Does North Korea Matter?: An undergraduate research paper

By Christopher Wink | Nov 27, 2006 | TUJ Undergraduate Research

There are nearly 200 member-states in the United Nations; 191 since Switzerland and East Timor joined in 2002 (UN 2005). With such a robust international community, it is clear that some states might require less attention than others. Without enough adequate potable drinking water for its citizens and with an estimated gross domestic product barely in the top 100 among independent states, the Democratic People’s Republic of Korea, populated by just 23 million people, would seem to be an understandable candidate to slide from global political discourse (CIA 2006). Yet, as heads of state and political scientists from around the world would likely acknowledge, North Korea is anything but forgotten.

In January of 2002, during his first State of the Union address, President George W. Bush famously labeled North Korea as a member of an “axis of evil.” In September of that same year, an American National Security Strategy document released by the Bush administration referred to two “rogue states” that were considered to, “reject basic human values and hate the United States and everything for which it stands.” They were the DPRK and the since invaded and occupied Iraq (McCormack 1-2. 2004).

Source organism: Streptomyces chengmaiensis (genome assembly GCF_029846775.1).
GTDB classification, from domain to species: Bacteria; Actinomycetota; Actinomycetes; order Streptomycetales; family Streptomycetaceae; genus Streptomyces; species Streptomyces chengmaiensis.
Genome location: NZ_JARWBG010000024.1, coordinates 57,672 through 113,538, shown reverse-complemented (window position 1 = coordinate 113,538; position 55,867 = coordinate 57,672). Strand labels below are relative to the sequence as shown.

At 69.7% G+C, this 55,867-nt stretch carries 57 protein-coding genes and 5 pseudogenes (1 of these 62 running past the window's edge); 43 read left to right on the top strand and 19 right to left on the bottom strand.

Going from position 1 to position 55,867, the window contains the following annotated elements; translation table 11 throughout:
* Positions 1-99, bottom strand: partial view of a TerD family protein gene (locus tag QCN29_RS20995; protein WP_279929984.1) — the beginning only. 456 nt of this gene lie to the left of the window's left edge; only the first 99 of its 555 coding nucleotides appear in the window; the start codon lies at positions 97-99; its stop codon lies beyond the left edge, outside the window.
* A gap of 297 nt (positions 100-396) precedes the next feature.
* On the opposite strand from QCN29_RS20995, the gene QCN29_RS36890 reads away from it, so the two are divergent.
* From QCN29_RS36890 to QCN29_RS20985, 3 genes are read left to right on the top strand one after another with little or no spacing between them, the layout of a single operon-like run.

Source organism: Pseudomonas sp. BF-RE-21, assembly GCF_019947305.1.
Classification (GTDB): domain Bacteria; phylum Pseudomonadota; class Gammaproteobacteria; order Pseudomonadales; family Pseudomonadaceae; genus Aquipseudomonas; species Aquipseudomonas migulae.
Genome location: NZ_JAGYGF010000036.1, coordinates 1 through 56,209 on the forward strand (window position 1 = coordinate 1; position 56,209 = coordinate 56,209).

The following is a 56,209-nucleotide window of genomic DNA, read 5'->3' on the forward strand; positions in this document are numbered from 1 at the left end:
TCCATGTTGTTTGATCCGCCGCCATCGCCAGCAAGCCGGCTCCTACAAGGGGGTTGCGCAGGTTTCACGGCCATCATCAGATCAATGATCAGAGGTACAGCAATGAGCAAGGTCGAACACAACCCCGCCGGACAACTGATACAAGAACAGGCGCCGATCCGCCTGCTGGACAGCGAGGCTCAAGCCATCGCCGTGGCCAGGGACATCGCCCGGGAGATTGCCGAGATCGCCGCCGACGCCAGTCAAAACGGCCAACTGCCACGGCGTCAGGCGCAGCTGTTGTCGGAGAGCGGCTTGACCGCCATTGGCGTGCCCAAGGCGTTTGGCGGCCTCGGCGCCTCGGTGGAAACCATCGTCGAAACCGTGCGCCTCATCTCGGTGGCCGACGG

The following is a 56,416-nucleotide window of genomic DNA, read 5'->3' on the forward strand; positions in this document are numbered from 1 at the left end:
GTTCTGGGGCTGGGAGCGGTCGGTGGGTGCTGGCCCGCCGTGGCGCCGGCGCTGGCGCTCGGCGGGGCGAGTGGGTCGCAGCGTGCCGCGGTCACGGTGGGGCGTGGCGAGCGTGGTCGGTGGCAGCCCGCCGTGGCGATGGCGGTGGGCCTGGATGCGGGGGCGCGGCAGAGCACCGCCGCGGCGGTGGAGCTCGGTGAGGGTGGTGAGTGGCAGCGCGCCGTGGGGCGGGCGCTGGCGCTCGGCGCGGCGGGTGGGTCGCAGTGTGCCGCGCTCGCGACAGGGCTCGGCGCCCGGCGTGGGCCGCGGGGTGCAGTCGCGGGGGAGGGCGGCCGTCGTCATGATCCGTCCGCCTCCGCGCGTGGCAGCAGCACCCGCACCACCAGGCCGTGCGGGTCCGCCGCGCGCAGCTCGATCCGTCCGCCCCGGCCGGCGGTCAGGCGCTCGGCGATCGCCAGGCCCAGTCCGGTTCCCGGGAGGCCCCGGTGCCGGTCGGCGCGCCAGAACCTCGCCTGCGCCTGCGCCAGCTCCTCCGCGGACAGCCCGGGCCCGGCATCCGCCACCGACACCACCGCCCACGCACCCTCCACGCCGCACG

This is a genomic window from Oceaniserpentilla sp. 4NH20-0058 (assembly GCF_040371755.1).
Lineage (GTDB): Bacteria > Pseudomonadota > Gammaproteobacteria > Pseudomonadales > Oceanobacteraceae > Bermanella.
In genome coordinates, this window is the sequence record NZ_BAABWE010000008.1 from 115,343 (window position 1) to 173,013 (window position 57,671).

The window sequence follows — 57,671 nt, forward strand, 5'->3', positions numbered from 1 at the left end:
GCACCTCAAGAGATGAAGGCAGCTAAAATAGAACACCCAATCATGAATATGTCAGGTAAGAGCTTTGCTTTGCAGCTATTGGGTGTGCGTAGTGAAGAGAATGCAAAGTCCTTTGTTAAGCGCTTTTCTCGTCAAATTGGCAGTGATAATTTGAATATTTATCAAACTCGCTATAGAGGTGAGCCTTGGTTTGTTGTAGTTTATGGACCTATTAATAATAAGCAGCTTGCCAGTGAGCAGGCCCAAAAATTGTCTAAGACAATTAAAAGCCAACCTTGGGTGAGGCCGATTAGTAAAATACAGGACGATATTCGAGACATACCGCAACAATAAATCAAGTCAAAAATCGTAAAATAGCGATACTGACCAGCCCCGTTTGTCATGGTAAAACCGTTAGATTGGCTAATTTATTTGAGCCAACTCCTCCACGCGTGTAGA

In recent months, there has been fervor over an alleged North Korean nuclear weapons program, causing a push to return to six-party talks about its termination. The group negotiations, led by the United States, include global powers and North Korean neighbors: China, Russia, and Japan, along with South Korea (Reuters 2006). There is no doubt that North Korea garners a great deal of consideration among politicians and pundits alike. The ready question, then, is if the attention it receives is merited. In short, does North Korea matter?

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Fatherly Advice (NPR submission: 5/20/07)

By Christopher Wink | May 20, 2007 | NPR submission

It is too rare what I have, two spectacularly loving parents who coincidentally love each other as well. Still, understanding that I also someday want to be a competent father with strong arms and too much advice, I particularly idolize my own father in a way that everyone should have the privilege to do.